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Christian Cordeiro April 1, 2003 15:47

Velocity increase
 
Hi,

I'm a beginner user of CFX 5.5 and I am having the following doubt: In a duct curve (fluid = Air) there is a increase of velocity in the internal part of the curve( in the fold), opposing experimental studies. Somebody know what I am making wrong. Somebody had the same problem?

Thank you

Robin April 1, 2003 21:27

Re: Velocity increase
 
Hi Christian,

This is exactly correct and does not oppose experimental studies. The short answer is that the flow-field is essentially an inviscid vortex at the corner, with a higher velocity at the center and a lower velocity towards the outside.

One way to think of it is to consider what happens as the fluid goes around the curve in the duct. In order for that element of fluid to turn, an inward pressure must be applied. That static pressure increases as you move to the outer part of the curve (or, inversely it must decrease as you approach from the outer part of the curve and is balanced by an increase in momentum). Since the total pressure must remain constant, the dynamic pressure adjusts to accomodate it. At the inside corner, the static pressure is the lowest and thus the dynamic is the highest. Hence the velocity is greatest at the inside corner.

At first glance this may be counter intuitive. If you watch water flowing in a stream, it will tend to go to the outside of the corner, not the inside. You may also have some other experiemental evidence where this occurs. The difference in these cases relates to the boundary layer. The total pressure of fluid in the boundary layer is lower than that of the free-stream fluid. As the thick boundary layer approaches the curve in your duct, the total pressure may not be sufficient for the fluid to accelerate at the corner and the boundary layer will separate as the higher momentum fluid is driven to the ouside of the corner.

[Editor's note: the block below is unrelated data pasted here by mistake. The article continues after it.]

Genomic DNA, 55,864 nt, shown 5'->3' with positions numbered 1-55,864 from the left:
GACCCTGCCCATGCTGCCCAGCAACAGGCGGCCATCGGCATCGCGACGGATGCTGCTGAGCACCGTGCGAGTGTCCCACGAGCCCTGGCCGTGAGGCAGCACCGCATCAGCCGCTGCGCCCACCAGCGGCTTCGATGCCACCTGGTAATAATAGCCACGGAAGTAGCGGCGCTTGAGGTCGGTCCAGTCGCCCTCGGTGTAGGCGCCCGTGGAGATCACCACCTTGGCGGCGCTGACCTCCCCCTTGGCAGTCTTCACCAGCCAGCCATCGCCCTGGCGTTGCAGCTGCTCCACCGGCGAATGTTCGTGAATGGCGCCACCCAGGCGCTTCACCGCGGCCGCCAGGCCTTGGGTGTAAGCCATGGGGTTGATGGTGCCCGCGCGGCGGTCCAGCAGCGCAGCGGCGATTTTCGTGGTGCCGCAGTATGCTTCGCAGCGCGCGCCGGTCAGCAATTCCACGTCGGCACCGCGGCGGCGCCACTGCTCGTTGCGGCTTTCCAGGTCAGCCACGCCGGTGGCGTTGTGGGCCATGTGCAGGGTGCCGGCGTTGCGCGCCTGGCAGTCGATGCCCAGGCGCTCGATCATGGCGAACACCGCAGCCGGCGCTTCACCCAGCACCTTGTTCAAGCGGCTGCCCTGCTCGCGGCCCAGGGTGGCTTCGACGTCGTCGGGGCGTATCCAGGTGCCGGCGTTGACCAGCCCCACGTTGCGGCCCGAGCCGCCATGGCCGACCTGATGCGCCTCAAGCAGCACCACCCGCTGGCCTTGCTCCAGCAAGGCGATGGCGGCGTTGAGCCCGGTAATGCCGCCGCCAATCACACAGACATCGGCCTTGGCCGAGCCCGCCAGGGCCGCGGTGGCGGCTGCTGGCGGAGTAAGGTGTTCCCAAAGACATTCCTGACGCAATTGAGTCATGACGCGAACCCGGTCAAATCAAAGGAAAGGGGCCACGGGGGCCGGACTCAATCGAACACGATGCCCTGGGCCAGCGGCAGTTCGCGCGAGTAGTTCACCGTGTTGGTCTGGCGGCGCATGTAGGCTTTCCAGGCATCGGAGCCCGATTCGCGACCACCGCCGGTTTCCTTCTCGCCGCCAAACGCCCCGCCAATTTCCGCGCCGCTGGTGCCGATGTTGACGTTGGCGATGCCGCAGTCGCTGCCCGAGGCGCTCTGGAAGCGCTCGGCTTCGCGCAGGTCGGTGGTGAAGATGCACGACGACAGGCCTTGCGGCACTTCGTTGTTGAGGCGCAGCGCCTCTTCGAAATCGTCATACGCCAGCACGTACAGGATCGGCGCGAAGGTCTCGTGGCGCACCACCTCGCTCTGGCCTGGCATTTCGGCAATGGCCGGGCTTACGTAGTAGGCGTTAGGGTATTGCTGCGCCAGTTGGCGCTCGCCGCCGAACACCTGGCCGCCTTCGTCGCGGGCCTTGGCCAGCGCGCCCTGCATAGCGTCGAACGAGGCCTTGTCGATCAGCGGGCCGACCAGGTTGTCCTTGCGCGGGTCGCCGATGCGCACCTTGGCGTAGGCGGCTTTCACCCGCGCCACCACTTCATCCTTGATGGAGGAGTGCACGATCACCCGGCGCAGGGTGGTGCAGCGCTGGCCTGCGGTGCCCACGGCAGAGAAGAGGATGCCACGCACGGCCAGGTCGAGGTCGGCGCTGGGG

Add a boundary layer profile to your inlet (or extend the inlet further upstream) and you should see this occur.

By the way, CFX-5.5.1 was released almost a year ago and you should not be using CFX-5.5 (not to mention CFX-5.6 is about a month away).

Regards, Robin

Christian Cordeiro April 3, 2003 12:54

Re: Velocity increase
 
Robin, Thank you!

You are right, but I try change the fluid to water (and after other fluids) and the result were the same (exactly). What are we doing wrong ?

I am using the CFX 5.5.1.

Thank you again.

Best Regards

Christian Cordeiro

Robin April 3, 2003 21:09

Re: Velocity increase
 
Hi Christian,

Although different fluid look the same, compare the actual values of pressure and you should see differences. Extending the inlet farther upstream, or adding a boundary layer profile to your inlet boundary condition will be likely to cause separation.

By the way, it is the same effect which generates lift over an airfoil.

Regards, Robin


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